And then, like Jacob, I can “set out” for whatever God has before me.

Redemption – Genesis 45

So there Joseph and his brothers are, standing there, weeping, repenting, forgiving.

But what God wanted to do wasn’t finished.

God didn’t allow Joseph’s brother to sell him into slavery, serve in Potiphar’s house, be betrayed by Potiphar’s wife, serve in prison, be betrayed again, be remembered and raised to a high position just to forgive his brothers.

No, it was to save a nation, a people God had called to himself. And what a salvation it was! 

Can you imagine the scene? Jacob is sitting in his tent, wondering if his sons would ever return. He’d heard about the Egyptian named Zaphenath-paneah who had talked so harshly to his sons, throwing them into jail, keeping one son even now, while demanding his last son, Benjamin, also come to Egypt. He had lost so much, and if he lost the rest of his sons, the vision from God passed through generations would never come true. Jacob may have regretted giving in to Judah and lettering Benjamin go.

Jacob, who had twelve sons, might die a failure, without any sons.

And then the news…a cloud of dust on the horizon. Egyptian camels and wagons heading towards him. He squints against the sun. Were his sons with them, or was Egypt coming to collect the little food and wealth Jacob had not sent with his boys. Was this the end? Was he a failure?

And then to find out, it was just the beginning…

Eleven sons returned, telling him the twelfth son was still alive – the son he had mourned for years, whom he had no hope to return. Not only was Joseph alive, but he was the dreaded “Zaphenath-paneah,” second only to Pharoah in all of Egypt. Pharoah himself had sent the wagons, to reunite the family.  And in the midst of a famine, Pharoah had promised, “Have no concern for your goods, for the best of all the land of Egypt is yours.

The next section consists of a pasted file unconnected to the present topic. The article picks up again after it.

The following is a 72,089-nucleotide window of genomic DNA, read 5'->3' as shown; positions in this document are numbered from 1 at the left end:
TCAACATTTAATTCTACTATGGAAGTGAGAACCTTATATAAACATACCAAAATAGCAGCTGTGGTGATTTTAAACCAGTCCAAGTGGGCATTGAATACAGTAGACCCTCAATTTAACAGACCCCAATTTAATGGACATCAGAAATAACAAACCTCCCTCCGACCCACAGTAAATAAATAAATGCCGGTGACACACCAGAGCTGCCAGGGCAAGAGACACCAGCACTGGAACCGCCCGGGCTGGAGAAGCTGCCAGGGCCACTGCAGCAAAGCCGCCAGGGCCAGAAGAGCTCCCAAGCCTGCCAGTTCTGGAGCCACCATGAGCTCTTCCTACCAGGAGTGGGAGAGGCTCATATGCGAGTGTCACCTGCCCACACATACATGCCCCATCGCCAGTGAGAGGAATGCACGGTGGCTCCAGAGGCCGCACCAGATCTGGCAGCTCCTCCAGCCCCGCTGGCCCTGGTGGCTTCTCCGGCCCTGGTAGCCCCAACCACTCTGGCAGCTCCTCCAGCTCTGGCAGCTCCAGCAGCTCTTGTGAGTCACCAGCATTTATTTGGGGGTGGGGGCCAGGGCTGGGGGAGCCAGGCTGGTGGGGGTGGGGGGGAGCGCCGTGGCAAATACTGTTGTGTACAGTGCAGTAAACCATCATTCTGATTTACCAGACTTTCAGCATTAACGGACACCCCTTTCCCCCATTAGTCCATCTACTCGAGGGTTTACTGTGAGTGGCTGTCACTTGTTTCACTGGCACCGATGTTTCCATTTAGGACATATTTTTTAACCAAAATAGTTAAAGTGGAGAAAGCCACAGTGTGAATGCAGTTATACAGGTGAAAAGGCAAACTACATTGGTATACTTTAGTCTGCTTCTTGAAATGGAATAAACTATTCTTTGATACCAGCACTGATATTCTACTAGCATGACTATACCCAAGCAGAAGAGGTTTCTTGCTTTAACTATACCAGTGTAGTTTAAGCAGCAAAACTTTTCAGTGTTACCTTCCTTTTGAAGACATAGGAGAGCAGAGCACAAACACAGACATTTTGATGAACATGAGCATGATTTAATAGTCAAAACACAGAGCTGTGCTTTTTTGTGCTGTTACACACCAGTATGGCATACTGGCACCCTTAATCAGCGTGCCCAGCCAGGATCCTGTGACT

Take it all in, Jacob…

And no wonder Jacob’s “heart was numb.”  I’m surprised he didn’t die on the stop! As he looked and listened, he started to believe. And then, without hesitation he said, “It is enough; Joseph my son is still alive. I will go and see him before I die.”

There have been times, in my despair, I’ve seen a cloud of dust over the horizon, not knowing if it would be more bad news. And even when it’s good news, like salvation through Jesus, it’s hard to take it all in…  

But if we take it in, the good news of salvation, it opens a whole new world! 

Forgiveness – Genesis 44

The party was over. The brothers were sent off with beloved Benjamin. The trip had been a success – or so they thought.

Until they were chased down by Joseph’s steward, with all kinds of accusations. Stunned, the brothers defended themselves, until the cup is found in Benjamin’s bag. Although Benjamin was the accused, they were not going back to Jacob without him.